Haley Scott DeMaria

Archive for August, 2009


First of all - This past Sunday we attended church at Westminster Cathedral and the second reading was from Paul’s letter to the Ephesians. How great is that! When I explained to my older son that that was where we had just visited, the reading took on a whole new meaning for him. And for me too, actually.

We are now back home after a summer abroad. It was a great experience, both for our family and for our children. So rarely do they have the opportunity to experience life outside of our small town. Yet there is something about coming home that is the best part of going away. I would not trade our summer in London for anything, yet I know that it would not be the same if we lived there. It was special, because it was unique. And being at home is special, because it is unique to our family. This is where the daily memories, routines and traditions take place. There truly is no place like it.

Yet as we return, our schedules become busier and our lives return to the chaos – and sometimes the stress – that is not unique to our family. And that too, makes us who we are.

I will be back on the blog more often now that we are home. And most importantly, I look forward to hearing from you and returning to sharing the message of my story.

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    Last week our family was on vacation and visited the ancient town of Epheses. While Turkey was not – what I thought – would be the highlight of my trip, I was once again reminded that we need to be open to whatever path our life takes. We were on a cruise in the Mediterranean and decided to take a half-day trip to Turkey instead of staying on board and letting the kids swim (which was the more appealing thought, rather than trapse a 5- and 7-year-old through ancient ruins). For had I bypassed the town of Kusadasi, Turkey, I would have missed an amazing and moving experience.

    Our first stop was a mountain top home site where the Blessed Mother, Mary, was reported to have lived after the Crucifixion of Christ. Wow. That alone was worth the trip. The home is a replication of the actual house in which she lived and died. And the area itself has become a bit of a shrine to Our Lady. Thankfully, however, it has not become commercial or touristy-tacky. It remains a holy and serene place. After walking through Mary’s modest home, my 7-year-old commented, “That’s a pretty neat house!” I thought so, but I was touched to know that he understood the significance as well.

    Our next stop was the ancient town of Epheses, which I will admit I did not understand the significance until we were about 1/3 the way through our audio tour. The site of the town – over 2000 years old, but with well-intact ruins – is about two miles long, with original cobble stone (marble, actually) roads. As we were looking at the 24,000-seat stone arena, I listened to how St. Paul preached here… to the Ephesians. Then it dawned on me: This is the location where Paul read his letter to the Ephesians! We were walking through a truly historical city, one that was visited by future saints, popes, Antony and Cleopatra, and probably the Blessed Mother. As I leaned down to my 5-year-old to tell him that perhaps Jesus too had walked these streets, he replied, “Mom can we visit where Jesus lived?”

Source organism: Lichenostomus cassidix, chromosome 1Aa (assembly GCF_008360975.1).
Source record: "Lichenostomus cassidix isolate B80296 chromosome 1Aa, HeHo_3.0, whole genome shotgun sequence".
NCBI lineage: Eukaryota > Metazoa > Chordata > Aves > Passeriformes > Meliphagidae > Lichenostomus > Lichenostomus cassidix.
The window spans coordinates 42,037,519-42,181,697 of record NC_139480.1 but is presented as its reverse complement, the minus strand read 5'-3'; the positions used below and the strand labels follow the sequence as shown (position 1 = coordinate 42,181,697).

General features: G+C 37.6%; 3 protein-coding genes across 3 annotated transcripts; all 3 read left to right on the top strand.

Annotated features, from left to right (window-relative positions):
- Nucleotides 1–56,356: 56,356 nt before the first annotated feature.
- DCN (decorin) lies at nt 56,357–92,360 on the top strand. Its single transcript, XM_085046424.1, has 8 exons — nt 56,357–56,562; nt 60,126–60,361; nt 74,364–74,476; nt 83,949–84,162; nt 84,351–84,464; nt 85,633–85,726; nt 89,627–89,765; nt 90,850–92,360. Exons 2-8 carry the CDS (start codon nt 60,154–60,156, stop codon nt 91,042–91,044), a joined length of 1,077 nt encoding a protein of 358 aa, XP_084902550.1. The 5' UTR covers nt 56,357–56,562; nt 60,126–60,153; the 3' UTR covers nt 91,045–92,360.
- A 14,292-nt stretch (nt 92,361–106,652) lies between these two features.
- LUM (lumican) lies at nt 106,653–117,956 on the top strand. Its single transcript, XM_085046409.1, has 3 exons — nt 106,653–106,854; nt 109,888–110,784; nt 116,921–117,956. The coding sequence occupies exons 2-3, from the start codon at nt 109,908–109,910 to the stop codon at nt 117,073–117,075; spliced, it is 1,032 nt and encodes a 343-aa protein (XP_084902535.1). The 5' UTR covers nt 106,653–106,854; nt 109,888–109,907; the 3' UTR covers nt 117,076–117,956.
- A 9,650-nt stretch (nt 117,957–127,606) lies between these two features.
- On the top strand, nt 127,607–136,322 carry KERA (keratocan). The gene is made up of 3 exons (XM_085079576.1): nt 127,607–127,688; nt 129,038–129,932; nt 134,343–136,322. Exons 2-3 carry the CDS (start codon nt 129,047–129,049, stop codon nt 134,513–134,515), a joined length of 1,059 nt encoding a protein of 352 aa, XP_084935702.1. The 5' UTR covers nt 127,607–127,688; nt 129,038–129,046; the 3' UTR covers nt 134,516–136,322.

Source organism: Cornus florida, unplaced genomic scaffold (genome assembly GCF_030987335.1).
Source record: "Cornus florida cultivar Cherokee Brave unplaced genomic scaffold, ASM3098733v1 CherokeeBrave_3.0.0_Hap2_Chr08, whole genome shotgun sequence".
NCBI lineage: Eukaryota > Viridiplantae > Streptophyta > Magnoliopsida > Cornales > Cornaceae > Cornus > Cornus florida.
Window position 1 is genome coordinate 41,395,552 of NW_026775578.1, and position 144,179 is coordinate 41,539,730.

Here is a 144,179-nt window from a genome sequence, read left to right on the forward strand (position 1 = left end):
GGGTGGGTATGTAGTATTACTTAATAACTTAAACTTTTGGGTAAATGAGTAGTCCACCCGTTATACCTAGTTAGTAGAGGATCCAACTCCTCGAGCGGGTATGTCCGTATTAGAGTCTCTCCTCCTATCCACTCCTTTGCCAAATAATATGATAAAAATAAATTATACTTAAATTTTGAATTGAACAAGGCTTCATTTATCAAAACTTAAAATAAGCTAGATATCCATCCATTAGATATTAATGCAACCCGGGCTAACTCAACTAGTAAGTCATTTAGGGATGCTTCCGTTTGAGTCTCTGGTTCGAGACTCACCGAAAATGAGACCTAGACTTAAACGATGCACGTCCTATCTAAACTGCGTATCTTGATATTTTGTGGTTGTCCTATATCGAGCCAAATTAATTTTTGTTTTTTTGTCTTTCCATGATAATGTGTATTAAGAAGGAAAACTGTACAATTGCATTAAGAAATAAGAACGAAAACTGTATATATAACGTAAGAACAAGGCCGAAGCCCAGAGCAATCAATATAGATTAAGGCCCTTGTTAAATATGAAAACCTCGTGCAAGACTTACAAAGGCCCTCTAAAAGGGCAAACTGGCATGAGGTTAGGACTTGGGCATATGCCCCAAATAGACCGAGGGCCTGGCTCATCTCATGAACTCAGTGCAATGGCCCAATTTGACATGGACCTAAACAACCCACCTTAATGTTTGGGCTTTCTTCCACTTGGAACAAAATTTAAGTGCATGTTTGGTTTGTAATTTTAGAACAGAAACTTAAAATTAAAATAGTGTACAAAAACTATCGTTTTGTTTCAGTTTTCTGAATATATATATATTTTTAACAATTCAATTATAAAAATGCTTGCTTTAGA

Again, I was touched by his thoughtfulness and was reminded to never underestimate the inquiring mind of a child. Just as I should never underestimate the path down which my life will travel. It is a journey I continue to enjoy and from which I continue to learn.

    I am still reflecting on and processing this most holy place, and feel blessed to have had this time there with my family.

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    Almost five years ago to the day, we met Mr. Stephen – called that by our boys as a sign of respect for what Stephen was about to do: enter into a life at the Naval Academy and service to our country. Mr. Stephen was the first plebe we sponsored when we moved to Annapolis.

    Over the next four years he slept on our couch, ate everything I cooked (and loved it – and I loved him for it!), played with our boys and watched them grow from toddlers to schoolboys. My children adore Mr. Stephen. We all do.

    In short, Mr. Stephen became part of our family – eventually spending weekends, weeks and a month with us while on leave or vacations from the Academy.

    During this time we also had the privilege to spend time with his girlfriend, Megan when she came to visit and stay with us. I will never forget when Mr. Stephen walked in our house and showed me the ring he had purchased for her. And again when he graduated – was commissioned – and left for flight school in Pensacola.

    Mr. Stephen is who I want my children to be: honest, caring, genuine, thoughtful and committed to all he chooses to do. And this weekend we had the honor of sharing in the joy of watching the greatest commitment of all: Mr. Stephen and Megan getting married. Their ceremony was one of pure joy and devotion. It was real and meaningful, and when they pledged themselves to each other in God’s name, they meant it. It was a beautiful and moving ceremony to witness.

    It was also a time for reflection: on family and values, on love and on the meaningful people who enter our lives. And that was a beautiful thing as well.

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